Then we waited, and waited, and waited..........but no bus turned up.  So we were stood in the middle of Taroko Gorge with no way of getting back to the train station.  Our new friend Roy called his hotel to let them know he might need a taxi because the bus has not showed up.  I told them all not to worry, I will flag someone down and get us a lift.

So when I seen a small van heading in our direction, I flagged him down.  Told him in Chinese no bus no bus.  I also asked if he could take us back to the train station in Hualien.  He said sure no problem, so we all piled in.  Steve tried to take some credit for supposedly standing behind me and throwing out a big toe, but I think it was all down to me personally.  He drove us all the way back to Hualien, he made a pit stop at his home but I don't remember what for.

Then when we got back we collected our bags, then went and took the train to Taitung, we were no on our way to green Island.

Monday, September 5, 2011


We were up early again, to make the trip to Hualien.  We went to the train station around 10am.  The woman in the train station told us, that the train was fully booked up and we would have to wait about 2pm or 3pm for the next train.  As we were booking the train she told us someone just cancelled their tickets on the next train to Hualien.  She then told us, we could make the purchase for the next train heading that way, which would leave very soon.  This was very lucky, as we would of had no real time in Hualien.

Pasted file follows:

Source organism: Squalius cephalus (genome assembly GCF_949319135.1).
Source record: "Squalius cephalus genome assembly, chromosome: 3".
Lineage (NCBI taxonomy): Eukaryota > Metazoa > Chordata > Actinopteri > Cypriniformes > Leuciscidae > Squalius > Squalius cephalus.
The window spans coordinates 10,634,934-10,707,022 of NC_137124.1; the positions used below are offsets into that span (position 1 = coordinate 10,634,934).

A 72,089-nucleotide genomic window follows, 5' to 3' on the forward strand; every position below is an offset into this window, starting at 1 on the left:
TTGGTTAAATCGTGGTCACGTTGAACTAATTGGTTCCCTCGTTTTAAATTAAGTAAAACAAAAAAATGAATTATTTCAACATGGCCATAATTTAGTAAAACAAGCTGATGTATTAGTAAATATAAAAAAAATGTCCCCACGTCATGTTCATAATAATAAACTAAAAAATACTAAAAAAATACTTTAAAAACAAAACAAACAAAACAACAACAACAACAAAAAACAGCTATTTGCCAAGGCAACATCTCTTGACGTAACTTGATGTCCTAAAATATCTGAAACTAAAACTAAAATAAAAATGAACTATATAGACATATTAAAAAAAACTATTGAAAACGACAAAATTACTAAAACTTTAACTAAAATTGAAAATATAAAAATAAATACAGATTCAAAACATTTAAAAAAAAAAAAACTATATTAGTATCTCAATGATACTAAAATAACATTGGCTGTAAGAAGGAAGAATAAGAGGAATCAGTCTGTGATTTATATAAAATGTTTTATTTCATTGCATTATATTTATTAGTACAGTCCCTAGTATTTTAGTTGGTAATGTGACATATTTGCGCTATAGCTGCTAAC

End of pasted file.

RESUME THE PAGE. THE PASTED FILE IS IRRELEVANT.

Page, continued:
When we arrived, we decided to go and find one of the hostels from Steve's Lonely Planet book.  The hostel we went to was spot on.  A bit pricey by hostel standards I have normally stayed in but the quality of there hostel was good.  I have actually forgot the name now, I should of wrote it down, but if you have Lonely Planet Taiwan, the newest edition only has 2 options in there anyway.